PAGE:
A Republican political consultant who shares my affection for old movies answered my question about the Foley scandal on Capitol Hill with his own question.
"You mean," he said, "is this the end of Rico?"
That, of course, was actor Edward G. Robinson's famous closing line as he died in the gangster classic "Little Caesar."
The GOP consultant was asking as lightheartedly as he could, "Is this the end of my party's hold on the House?"
The consultant, an old pro, doesn't really know and does not want to damage his reputation by speculating.
"I've never seen anything like this," he said.
A lot of people in Washington have said that.
The idea that one member of Congress could bring down his party has staggered this town. Now there is even talk that voter revulsion over the Foley scandal could oust the Republican hold on the Senate, too.
The problem for the GOP is that the scandal goes beyond former Rep. Mark Foley's Internet messages to pages and former pages.
The question is whether the House leadership, especially Speaker Dennis Hastert, should have taken firmer action after learning last year of Foley's "overly friendly" e-mails.
Hastert has defended himself, saying he only learned of the far more explicit "instant messages" last Friday after ABC News revealed them.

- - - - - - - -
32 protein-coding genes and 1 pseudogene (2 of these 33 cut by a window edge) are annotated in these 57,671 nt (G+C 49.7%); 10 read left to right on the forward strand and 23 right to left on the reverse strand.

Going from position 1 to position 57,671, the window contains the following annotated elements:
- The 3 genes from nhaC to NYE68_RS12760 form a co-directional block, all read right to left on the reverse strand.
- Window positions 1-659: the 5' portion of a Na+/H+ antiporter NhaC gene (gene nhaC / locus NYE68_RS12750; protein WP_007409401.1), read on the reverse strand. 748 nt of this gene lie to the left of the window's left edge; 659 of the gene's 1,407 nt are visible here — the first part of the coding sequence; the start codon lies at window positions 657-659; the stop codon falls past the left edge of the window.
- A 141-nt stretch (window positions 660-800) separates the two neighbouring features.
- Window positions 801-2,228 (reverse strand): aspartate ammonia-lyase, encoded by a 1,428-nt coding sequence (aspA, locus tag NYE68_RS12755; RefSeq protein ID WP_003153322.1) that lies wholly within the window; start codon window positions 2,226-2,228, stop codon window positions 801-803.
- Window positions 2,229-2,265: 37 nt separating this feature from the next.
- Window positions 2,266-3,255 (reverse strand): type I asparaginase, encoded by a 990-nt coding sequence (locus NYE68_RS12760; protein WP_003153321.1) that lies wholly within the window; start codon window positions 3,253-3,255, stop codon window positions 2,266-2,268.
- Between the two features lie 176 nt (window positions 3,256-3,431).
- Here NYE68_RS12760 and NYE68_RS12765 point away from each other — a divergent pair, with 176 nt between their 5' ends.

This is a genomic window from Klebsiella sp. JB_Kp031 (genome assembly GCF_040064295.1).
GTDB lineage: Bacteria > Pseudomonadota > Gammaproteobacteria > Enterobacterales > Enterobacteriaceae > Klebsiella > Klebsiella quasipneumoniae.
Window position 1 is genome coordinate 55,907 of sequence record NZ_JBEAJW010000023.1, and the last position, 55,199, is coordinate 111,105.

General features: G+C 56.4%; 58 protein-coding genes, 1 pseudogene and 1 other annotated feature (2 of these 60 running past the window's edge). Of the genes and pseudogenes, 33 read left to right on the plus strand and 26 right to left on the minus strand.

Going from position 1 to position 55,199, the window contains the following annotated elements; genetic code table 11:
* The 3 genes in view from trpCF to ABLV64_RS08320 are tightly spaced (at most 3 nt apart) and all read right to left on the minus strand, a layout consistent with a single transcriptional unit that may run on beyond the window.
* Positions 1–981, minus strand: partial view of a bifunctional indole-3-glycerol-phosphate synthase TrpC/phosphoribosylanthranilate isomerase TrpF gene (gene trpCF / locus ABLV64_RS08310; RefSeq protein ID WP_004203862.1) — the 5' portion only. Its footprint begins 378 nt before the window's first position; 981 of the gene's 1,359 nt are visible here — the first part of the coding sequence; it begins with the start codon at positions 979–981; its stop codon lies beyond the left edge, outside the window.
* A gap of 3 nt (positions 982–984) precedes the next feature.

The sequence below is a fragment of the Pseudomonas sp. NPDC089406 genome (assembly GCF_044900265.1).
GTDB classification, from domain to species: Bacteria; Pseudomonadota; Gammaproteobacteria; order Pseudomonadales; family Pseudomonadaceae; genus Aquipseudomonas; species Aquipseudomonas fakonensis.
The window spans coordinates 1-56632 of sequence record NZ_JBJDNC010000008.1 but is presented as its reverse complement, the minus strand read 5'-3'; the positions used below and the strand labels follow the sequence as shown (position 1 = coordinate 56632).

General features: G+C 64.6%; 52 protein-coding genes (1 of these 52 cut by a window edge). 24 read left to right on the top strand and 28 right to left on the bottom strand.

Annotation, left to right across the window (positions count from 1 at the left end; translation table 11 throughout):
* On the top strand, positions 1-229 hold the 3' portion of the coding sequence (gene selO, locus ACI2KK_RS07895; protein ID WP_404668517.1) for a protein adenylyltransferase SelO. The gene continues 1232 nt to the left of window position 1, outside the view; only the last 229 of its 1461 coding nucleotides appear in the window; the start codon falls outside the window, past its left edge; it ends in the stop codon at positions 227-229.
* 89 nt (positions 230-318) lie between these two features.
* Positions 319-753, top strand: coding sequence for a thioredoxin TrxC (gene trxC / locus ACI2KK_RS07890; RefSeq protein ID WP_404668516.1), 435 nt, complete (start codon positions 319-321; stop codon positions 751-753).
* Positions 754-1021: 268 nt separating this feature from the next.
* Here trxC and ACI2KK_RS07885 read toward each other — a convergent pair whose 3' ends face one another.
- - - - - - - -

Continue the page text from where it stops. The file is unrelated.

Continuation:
That did not satisfy the staunchly conservative Washington Times newspaper, which demanded his resignation.
Hastert says he has no intention of resigning.
Initially, the White House reaction to the scandal was mild, with Press Secretary Tony Snow urging that people wait for the facts.
As the firestorm intensified, however, President Bush finally broke his silence today, saying he was "shocked … dismayed" and "disgusted by the revelations."
The president also spoke warmly of Hastert.
"I know Denny Hastert," Bush said. "I meet with him a lot. He is a father, a teacher, a coach. He cares about the children of this country."
It is commonplace in Washington to hear that the party's future depends on its effectiveness at damage control.
But as ABC News polling director Gary Langer notes, "As a rule, voting for House seats is driven by local personalities, local campaigns."
There are exceptions, notably the Watergate Class of '74.
Voters showed their disdain for Richard Nixon's excesses by punishing Republicans at the polls.
Twenty years later, voters were angry again, this time at the Democrats. Gun owners were especially fed up.
Pollsters talked of angry white males in an election in which issues were summed up as "guns, God and gays."
The Democrats lost their 40-year hold on the House.
It's easy this time to say anger will again drive the election, this time anger over the Foley scandal.
After all, the anger or disgust seems widespread. It's not just white males who are angry. A scandal involving a congressman and teenagers is distasteful to men and women.
Social conservatives, who usually support the GOP, are upset, and some could stay home on Election Day.
But it is difficult to nationalize a congressional election.
And it could be dangerous for Democrats to try if their issue is GOP handling of the Foley affair.
In an e-mail aimed at rallying their troops five weeks before Election Day, the Democratic Congressional Campaign Committee said that "Speaker Hastert and Republican House leaders have chosen partisan politics over protecting children."